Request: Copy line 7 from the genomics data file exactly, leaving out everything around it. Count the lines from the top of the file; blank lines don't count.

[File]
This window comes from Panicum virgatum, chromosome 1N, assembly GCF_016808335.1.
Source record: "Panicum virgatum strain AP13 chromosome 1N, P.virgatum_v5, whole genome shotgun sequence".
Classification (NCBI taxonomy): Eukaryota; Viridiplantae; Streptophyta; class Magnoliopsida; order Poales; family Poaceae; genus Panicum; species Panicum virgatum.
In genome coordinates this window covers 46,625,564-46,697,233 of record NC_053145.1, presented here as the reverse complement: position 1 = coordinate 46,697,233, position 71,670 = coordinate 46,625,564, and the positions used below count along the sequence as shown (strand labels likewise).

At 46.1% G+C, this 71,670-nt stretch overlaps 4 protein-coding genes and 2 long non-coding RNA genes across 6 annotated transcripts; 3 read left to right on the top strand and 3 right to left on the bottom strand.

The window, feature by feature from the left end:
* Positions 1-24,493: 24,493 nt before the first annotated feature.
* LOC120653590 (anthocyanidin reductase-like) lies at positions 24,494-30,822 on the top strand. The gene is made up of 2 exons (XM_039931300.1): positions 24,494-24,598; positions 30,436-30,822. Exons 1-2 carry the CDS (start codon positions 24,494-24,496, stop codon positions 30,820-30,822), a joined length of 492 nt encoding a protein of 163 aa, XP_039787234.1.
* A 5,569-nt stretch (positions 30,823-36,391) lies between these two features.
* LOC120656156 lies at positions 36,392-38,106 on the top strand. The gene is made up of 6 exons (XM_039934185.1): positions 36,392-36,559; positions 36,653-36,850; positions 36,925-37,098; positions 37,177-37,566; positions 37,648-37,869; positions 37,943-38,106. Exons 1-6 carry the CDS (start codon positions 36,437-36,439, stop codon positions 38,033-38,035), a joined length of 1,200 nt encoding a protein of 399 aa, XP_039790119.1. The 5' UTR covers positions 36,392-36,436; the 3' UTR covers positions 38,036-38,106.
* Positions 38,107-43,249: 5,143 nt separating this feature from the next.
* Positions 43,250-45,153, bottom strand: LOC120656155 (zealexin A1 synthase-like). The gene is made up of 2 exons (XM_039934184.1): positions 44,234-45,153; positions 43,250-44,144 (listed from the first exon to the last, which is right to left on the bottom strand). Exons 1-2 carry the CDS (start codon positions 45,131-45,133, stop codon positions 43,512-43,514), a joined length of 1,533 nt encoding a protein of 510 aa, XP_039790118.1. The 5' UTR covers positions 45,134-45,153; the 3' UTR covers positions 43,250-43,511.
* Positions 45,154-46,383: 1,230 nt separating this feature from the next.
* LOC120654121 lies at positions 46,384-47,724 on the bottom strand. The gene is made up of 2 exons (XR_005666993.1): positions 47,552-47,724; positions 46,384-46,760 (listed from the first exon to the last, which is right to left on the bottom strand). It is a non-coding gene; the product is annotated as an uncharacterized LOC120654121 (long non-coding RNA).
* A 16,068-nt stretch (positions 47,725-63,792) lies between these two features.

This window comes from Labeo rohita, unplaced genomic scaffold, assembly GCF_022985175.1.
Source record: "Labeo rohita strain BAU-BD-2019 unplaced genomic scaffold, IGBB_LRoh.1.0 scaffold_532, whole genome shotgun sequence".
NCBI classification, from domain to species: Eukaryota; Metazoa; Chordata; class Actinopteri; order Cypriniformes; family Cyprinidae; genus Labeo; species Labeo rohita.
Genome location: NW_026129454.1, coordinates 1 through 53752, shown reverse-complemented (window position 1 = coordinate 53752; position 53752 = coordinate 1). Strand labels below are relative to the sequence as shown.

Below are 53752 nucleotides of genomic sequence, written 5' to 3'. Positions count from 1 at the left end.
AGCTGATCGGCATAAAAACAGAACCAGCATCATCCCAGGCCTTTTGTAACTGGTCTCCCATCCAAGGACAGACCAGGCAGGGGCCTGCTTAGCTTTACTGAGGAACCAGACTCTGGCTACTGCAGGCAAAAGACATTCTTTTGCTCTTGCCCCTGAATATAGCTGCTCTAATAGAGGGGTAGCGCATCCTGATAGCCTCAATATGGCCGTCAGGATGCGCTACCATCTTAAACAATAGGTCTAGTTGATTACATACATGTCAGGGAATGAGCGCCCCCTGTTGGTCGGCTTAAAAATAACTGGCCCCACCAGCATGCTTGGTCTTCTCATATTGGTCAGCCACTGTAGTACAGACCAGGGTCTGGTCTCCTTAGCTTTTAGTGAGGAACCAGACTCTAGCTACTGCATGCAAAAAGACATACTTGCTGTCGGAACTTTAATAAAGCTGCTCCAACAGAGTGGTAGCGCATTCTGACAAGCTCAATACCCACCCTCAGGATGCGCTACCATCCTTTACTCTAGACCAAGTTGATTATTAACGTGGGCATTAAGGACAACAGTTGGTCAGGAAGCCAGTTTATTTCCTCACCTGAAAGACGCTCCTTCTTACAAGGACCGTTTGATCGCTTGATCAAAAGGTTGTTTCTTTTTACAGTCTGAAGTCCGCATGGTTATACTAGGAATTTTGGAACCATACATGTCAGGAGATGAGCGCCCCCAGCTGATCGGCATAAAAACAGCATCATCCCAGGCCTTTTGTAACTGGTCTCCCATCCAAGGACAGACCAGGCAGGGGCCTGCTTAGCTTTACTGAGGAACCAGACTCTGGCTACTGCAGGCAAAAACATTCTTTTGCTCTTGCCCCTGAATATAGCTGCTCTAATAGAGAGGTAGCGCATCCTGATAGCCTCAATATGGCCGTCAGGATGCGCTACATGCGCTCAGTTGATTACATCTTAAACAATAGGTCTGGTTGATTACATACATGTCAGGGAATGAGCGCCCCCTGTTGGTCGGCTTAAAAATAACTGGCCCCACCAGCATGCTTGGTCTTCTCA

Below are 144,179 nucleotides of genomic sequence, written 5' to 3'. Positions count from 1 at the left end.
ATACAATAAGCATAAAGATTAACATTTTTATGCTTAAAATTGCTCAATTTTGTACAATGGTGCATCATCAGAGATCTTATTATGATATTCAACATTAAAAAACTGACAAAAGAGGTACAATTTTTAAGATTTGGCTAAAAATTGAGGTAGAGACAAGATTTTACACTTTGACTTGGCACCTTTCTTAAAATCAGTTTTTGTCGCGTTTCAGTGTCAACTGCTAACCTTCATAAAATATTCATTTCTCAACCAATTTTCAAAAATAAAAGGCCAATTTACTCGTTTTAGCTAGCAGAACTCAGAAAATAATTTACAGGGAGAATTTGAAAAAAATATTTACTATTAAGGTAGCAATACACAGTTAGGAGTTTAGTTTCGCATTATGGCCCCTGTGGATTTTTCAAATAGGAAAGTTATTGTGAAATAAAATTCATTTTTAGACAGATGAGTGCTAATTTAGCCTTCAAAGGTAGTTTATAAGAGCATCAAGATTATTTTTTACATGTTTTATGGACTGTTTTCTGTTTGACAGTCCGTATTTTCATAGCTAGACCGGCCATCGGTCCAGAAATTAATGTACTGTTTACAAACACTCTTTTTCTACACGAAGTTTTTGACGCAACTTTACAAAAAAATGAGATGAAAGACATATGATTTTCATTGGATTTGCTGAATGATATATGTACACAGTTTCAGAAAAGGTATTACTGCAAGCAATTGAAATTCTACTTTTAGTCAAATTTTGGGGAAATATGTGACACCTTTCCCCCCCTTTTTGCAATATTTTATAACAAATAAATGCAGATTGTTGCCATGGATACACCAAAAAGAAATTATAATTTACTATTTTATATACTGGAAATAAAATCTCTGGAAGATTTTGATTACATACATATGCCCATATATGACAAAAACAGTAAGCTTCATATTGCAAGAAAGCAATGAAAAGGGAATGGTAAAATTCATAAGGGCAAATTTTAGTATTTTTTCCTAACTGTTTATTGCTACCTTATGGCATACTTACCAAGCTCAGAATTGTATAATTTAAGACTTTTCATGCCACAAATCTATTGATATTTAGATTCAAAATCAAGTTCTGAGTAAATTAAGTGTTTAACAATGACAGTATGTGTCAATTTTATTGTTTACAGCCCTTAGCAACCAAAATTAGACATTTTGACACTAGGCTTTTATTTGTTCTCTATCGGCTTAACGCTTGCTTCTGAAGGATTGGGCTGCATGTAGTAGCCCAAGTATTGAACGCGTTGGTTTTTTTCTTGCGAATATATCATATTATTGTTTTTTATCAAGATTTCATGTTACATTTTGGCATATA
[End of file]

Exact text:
* Positions 1-24,493: 24,493 nt before the first annotated feature.